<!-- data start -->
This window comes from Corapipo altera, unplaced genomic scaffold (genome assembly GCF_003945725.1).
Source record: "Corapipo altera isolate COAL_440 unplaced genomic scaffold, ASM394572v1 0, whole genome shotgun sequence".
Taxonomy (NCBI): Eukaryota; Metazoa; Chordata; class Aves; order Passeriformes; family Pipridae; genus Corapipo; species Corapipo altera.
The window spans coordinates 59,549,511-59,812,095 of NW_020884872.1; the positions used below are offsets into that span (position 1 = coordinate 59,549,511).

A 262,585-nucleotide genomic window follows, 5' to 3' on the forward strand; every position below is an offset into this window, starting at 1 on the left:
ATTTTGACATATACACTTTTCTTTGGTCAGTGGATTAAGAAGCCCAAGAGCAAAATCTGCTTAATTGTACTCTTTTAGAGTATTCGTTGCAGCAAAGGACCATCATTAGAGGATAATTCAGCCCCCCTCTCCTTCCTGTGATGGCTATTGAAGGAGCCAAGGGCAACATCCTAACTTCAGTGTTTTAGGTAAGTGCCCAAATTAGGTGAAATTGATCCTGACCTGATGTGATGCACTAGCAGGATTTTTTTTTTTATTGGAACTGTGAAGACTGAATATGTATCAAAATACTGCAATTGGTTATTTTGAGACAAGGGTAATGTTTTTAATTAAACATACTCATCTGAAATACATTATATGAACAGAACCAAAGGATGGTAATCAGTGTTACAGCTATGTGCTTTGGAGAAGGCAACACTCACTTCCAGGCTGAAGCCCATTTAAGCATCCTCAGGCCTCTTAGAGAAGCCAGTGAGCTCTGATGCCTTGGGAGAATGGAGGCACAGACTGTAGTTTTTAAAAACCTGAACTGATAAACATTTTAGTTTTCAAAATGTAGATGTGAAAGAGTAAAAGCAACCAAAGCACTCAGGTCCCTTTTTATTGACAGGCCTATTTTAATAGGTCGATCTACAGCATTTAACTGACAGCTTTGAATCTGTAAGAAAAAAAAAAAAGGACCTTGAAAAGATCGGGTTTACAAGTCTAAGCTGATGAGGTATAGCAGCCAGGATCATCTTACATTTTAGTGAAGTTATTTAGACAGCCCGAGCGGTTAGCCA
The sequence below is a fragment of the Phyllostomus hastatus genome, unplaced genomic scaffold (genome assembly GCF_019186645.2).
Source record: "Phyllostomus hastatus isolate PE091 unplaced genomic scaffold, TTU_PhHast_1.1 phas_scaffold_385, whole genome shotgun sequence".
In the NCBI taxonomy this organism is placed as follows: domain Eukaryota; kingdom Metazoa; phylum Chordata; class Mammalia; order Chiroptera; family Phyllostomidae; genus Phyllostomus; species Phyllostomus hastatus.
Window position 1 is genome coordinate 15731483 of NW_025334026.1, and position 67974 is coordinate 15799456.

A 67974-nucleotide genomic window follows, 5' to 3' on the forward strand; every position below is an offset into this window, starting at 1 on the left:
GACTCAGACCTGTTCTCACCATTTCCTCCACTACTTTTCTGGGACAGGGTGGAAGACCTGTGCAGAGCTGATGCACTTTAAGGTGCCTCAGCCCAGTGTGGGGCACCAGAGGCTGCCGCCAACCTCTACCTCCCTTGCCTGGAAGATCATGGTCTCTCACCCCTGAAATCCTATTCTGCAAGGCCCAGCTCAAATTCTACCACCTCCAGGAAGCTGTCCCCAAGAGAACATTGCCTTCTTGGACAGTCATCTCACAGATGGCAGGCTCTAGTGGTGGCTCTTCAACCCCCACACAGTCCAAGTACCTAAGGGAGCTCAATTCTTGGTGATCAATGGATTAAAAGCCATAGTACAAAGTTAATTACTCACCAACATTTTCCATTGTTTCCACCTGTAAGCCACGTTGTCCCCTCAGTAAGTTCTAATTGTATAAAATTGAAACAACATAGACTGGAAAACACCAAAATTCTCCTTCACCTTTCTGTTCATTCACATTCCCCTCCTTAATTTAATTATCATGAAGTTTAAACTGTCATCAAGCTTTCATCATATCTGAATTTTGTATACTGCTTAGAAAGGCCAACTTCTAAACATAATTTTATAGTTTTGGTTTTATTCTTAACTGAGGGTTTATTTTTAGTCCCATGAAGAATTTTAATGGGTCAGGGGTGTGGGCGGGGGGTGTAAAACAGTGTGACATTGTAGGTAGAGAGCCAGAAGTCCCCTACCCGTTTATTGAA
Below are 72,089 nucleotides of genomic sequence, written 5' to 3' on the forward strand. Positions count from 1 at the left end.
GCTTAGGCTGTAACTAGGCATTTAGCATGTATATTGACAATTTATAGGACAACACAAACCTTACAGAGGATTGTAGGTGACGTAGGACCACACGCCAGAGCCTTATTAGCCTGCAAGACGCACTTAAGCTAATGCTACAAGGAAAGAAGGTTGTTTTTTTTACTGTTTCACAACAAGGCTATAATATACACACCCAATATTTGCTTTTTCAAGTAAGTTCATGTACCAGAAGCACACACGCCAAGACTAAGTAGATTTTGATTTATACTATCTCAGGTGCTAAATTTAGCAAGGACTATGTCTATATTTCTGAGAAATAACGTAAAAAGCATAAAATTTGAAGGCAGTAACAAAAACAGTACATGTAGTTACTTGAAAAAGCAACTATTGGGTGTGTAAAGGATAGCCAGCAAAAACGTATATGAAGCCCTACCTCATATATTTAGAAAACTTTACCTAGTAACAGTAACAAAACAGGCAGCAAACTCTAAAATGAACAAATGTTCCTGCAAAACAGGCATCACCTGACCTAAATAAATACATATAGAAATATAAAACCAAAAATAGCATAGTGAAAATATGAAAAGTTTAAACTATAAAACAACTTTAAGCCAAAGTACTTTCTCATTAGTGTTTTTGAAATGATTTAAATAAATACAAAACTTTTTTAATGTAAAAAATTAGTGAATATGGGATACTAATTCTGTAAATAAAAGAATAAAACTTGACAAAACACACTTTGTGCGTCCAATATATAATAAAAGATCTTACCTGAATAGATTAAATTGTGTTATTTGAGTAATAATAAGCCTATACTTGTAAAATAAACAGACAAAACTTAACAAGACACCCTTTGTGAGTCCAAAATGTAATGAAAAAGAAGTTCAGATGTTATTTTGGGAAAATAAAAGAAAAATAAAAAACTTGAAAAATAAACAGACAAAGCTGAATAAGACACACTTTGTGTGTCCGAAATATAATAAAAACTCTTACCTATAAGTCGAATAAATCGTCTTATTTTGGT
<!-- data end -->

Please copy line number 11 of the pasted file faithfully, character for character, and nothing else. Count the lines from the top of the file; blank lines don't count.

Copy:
A 67974-nucleotide genomic window follows, 5' to 3' on the forward strand; every position below is an offset into this window, starting at 1 on the left: